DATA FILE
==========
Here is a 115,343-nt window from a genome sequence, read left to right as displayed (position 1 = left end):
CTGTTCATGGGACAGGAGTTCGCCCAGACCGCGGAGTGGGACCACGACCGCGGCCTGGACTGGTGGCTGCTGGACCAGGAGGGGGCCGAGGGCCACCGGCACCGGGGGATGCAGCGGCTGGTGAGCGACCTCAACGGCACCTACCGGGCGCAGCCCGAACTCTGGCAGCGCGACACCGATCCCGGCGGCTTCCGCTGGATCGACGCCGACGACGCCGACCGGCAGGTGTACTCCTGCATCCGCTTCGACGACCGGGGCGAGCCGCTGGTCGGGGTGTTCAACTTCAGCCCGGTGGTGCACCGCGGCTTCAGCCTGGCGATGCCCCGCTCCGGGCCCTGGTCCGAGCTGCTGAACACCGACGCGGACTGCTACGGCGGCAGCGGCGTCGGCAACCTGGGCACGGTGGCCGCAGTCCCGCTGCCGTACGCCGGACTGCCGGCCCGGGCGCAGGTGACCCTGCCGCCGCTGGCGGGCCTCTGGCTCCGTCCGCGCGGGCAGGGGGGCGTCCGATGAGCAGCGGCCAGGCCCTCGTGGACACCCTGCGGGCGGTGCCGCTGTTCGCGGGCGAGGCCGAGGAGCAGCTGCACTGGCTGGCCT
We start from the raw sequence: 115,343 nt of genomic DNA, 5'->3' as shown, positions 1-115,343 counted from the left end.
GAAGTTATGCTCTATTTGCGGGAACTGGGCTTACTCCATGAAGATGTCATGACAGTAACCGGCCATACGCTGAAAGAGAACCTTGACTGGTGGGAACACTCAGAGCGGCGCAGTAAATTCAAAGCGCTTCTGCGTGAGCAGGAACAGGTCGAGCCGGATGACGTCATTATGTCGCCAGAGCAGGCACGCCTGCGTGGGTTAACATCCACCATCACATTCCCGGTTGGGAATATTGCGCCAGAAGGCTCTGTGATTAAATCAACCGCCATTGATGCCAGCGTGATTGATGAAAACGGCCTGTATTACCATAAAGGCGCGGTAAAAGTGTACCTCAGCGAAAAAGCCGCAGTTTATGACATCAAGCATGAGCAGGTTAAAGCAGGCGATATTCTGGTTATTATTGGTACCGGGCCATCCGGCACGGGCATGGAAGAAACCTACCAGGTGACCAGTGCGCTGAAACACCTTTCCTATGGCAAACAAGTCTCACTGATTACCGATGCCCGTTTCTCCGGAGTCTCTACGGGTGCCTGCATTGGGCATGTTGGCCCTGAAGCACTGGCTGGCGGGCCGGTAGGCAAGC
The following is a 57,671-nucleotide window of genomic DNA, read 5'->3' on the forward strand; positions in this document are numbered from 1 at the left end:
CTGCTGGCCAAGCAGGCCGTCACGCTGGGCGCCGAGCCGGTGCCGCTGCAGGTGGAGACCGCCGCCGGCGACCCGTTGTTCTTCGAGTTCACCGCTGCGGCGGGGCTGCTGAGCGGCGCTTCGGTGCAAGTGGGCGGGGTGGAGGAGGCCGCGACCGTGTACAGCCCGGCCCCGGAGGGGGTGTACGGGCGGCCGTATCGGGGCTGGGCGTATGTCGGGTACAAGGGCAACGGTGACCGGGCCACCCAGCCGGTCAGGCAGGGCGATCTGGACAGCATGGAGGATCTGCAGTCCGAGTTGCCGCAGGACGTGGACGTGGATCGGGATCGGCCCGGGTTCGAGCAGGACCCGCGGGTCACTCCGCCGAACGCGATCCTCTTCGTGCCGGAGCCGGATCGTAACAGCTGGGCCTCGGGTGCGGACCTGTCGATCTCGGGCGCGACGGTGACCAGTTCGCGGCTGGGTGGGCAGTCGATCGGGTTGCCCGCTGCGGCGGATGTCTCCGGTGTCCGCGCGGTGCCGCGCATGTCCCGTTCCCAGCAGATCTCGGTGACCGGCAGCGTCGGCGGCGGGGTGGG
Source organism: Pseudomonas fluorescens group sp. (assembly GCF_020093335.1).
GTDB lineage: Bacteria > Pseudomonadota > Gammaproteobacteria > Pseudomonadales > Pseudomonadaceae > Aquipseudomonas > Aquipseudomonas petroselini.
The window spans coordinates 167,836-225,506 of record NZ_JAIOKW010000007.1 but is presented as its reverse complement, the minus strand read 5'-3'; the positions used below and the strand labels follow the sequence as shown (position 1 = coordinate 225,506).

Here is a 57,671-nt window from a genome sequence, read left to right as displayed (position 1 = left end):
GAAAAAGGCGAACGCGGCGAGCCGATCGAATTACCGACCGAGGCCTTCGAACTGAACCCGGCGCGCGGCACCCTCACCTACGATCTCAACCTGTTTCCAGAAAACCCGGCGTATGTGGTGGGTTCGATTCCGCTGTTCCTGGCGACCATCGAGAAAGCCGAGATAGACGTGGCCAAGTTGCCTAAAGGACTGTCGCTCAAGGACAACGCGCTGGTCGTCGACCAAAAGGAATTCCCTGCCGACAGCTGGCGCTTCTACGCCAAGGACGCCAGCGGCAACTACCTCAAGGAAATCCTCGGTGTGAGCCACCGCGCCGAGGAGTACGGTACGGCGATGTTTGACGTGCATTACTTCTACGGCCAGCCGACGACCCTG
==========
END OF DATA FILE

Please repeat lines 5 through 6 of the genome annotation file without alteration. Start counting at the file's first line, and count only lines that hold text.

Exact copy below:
The following is a 57,671-nucleotide window of genomic DNA, read 5'->3' on the forward strand; positions in this document are numbered from 1 at the left end:
CTGCTGGCCAAGCAGGCCGTCACGCTGGGCGCCGAGCCGGTGCCGCTGCAGGTGGAGACCGCCGCCGGCGACCCGTTGTTCTTCGAGTTCACCGCTGCGGCGGGGCTGCTGAGCGGCGCTTCGGTGCAAGTGGGCGGGGTGGAGGAGGCCGCGACCGTGTACAGCCCGGCCCCGGAGGGGGTGTACGGGCGGCCGTATCGGGGCTGGGCGTATGTCGGGTACAAGGGCAACGGTGACCGGGCCACCCAGCCGGTCAGGCAGGGCGATCTGGACAGCATGGAGGATCTGCAGTCCGAGTTGCCGCAGGACGTGGACGTGGATCGGGATCGGCCCGGGTTCGAGCAGGACCCGCGGGTCACTCCGCCGAACGCGATCCTCTTCGTGCCGGAGCCGGATCGTAACAGCTGGGCCTCGGGTGCGGACCTGTCGATCTCGGGCGCGACGGTGACCAGTTCGCGGCTGGGTGGGCAGTCGATCGGGTTGCCCGCTGCGGCGGATGTCTCCGGTGTCCGCGCGGTGCCGCGCATGTCCCGTTCCCAGCAGATCTCGGTGACCGGCAGCGTCGGCGGCGGGGTGGG